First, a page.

Do You Know What’s In Your Food?


Over the past few years, changes have been made regarding product liability in China – particularly with food. This is because in 2008, it was found that the Sanlu Group, a Chinese dairy company, were adding melamine to milk power, which is a chemical used in making plastics.

By November of that year, there were 300,000 victims suffering as a result of the scandal, with six infants dying from kidney stones and other kidney damage, and around 54,000 babies hospitalised. The chemical had been added deceptively in order to allegedly “increase protein content.”

This sparked a governmental inquiry, and 21 other companies were also found selling diary products containing melamine. Since then, Chinese consumers have turned to non-Chinese distributors to buy their dairy, making China one of the biggest diary importers in the world. The country was dropped by many as a source of dairy exports, and they faced many criminal prosecutions. Two people were executed, with another given a suspended death penalty, three were given life imprisonment, and seven local governmental officials were fired or forced to resign.

foodThe World Health Organisation called it one of the largest food safety scandals to have happened in many years, as lives were put at risk in order to gain profitability through cheaper means of production and ingredients. In October 2008, traces of melamine were also discovered in eggs and possibly other food, caused by the addition of melamine to animal feed.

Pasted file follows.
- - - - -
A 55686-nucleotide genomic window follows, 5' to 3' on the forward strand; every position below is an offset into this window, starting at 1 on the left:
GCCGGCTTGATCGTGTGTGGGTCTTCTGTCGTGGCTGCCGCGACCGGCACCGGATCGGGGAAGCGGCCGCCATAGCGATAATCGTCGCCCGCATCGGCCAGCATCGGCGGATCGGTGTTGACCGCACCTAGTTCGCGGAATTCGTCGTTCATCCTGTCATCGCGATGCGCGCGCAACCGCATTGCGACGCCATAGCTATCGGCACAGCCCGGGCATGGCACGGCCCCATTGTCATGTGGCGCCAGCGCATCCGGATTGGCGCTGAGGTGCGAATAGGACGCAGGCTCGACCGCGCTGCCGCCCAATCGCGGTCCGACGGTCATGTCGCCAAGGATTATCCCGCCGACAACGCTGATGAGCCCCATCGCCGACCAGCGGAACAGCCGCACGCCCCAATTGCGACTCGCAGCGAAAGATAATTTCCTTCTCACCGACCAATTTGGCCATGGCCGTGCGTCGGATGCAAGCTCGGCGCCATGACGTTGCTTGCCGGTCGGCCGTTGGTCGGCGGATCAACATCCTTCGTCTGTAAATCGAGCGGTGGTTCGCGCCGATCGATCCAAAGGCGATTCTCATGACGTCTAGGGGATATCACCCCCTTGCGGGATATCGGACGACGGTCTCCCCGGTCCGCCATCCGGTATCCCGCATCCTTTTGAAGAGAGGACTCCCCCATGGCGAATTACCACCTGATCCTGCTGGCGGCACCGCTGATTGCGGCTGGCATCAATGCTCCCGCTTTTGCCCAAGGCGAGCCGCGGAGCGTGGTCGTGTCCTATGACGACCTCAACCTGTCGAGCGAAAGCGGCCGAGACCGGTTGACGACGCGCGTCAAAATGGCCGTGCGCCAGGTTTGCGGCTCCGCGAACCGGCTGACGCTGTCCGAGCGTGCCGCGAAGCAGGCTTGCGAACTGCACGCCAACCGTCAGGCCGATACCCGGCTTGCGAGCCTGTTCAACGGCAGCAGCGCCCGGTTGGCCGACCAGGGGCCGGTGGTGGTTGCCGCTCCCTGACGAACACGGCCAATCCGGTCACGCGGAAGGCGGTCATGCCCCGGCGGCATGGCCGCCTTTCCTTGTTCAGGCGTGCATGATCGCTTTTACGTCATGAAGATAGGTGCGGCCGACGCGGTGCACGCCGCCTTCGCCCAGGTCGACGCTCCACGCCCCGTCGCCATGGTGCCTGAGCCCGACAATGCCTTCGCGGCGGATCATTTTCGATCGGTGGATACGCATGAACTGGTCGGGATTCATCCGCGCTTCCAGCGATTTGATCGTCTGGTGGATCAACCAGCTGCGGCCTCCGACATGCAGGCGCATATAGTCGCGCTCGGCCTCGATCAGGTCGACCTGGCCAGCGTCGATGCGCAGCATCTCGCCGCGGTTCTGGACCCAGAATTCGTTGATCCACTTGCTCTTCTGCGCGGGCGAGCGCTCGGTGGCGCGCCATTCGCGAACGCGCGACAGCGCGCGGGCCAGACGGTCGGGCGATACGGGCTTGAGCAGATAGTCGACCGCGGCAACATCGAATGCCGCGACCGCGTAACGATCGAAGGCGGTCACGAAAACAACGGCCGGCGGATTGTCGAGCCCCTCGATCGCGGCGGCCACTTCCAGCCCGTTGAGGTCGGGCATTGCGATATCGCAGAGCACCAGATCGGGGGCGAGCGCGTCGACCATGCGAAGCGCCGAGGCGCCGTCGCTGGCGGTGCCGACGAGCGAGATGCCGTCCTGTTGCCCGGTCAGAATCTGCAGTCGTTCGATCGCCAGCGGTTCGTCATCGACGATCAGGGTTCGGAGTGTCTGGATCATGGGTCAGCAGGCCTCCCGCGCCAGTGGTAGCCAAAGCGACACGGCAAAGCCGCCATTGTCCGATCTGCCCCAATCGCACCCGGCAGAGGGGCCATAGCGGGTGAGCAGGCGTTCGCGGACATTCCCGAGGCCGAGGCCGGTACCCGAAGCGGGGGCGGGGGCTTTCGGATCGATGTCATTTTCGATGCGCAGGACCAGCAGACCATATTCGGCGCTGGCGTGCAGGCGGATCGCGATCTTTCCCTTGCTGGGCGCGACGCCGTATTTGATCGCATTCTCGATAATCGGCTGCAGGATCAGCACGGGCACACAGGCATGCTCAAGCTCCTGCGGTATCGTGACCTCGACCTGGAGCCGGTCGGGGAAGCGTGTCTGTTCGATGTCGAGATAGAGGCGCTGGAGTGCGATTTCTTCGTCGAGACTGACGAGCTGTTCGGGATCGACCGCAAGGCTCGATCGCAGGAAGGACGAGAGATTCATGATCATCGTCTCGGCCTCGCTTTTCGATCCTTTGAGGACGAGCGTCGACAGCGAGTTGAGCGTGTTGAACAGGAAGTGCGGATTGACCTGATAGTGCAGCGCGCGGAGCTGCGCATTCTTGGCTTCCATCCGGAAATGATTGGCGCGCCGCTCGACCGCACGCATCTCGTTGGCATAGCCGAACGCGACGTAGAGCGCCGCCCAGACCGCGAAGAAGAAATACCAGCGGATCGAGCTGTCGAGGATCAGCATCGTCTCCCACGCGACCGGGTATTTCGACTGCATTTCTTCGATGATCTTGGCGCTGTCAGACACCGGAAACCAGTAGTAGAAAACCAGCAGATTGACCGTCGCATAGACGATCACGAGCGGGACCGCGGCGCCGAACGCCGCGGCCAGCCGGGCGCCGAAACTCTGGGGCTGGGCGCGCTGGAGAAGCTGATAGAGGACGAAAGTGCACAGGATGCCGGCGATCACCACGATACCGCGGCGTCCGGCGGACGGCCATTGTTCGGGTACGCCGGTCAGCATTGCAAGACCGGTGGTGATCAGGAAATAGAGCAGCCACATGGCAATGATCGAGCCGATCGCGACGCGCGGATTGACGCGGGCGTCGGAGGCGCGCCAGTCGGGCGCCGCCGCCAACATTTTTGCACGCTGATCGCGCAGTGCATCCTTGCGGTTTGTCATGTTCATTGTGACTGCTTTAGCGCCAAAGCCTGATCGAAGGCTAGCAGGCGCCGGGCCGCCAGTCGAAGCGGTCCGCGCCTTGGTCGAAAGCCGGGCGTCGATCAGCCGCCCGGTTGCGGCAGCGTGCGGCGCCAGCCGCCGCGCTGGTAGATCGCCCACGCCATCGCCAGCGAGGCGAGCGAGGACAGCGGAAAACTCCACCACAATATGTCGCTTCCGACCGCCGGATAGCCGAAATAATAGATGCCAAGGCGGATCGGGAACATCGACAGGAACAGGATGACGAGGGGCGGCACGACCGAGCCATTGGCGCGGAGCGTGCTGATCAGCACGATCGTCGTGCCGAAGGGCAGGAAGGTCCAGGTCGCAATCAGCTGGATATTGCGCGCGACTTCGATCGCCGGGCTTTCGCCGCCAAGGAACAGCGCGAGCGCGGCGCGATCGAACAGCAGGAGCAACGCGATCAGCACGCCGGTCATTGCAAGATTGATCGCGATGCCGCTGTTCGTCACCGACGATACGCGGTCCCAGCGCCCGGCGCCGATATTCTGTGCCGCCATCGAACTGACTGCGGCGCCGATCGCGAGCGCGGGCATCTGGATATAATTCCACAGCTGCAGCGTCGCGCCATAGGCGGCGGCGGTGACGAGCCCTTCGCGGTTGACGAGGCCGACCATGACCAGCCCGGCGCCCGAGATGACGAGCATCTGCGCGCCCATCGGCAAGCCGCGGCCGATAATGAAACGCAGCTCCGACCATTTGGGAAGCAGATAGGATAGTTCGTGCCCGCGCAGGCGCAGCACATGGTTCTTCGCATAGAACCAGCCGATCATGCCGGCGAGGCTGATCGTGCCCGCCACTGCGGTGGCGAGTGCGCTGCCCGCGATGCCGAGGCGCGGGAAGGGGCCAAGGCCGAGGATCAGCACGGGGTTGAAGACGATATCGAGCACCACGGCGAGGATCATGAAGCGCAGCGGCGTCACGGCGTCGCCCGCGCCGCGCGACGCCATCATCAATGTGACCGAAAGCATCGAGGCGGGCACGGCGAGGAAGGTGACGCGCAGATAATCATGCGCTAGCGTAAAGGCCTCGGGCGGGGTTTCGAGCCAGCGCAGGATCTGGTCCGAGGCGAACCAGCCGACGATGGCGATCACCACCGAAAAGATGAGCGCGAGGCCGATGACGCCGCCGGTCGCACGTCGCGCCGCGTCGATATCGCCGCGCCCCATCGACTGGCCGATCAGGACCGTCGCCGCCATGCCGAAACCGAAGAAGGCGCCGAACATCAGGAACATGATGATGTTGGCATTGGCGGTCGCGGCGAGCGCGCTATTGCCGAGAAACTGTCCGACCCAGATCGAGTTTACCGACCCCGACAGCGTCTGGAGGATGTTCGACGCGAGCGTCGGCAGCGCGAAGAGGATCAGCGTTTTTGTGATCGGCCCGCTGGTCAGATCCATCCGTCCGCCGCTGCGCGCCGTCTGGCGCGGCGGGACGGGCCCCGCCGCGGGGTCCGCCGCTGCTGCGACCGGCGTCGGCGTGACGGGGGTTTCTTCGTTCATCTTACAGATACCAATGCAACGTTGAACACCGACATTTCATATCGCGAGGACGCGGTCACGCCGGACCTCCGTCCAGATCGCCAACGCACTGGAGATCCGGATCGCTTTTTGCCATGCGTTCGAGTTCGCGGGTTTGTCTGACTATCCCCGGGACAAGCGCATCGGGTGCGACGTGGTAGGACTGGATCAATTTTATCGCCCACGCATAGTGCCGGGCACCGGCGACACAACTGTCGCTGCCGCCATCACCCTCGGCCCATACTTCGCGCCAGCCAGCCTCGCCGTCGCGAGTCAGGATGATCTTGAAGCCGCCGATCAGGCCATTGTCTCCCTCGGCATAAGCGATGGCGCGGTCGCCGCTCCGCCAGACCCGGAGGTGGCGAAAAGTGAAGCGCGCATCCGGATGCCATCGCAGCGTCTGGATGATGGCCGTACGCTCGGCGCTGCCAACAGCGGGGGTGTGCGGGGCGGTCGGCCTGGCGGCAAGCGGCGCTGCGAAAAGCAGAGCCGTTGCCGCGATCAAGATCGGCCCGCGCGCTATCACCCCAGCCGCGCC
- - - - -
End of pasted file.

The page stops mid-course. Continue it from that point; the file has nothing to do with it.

There have been a number of incidents involving the combination of melamine and food products, which has been known to cause renal and urinary problems in both humans and animals. Its use in food production has been banned universally.

Since 2008, China has made strict adjustments to its product liability laws in order to protect its consumers. For example, a Food Safety Law was introduced in 2009, which included protection against the addition of substances in foods that are hazardous to health, the production or trading of foods with pathogenic micro-organisms, and the trading in the meat of any animals which died from illness, poisoning or unidentified causes.

On 10 October 2013, draft amendments to the Food Safety Law were released. They proposed stronger regulations, harsher punishments and increased financial penalties, however are yet to be put in place. The Tort Liability Law was also introduced in 2012, which stated that any party in the supply chain, ranging from the manufacturer to the retailer, could be exposed to tort liability.

The past decade has seen an increase in product recalls and liability claims regarding the food industry because of new legislation. Importers are warned to be aware of their suppliers, and manufactures to adhere to the laws regarding ingredients and production.

Michael Lewin


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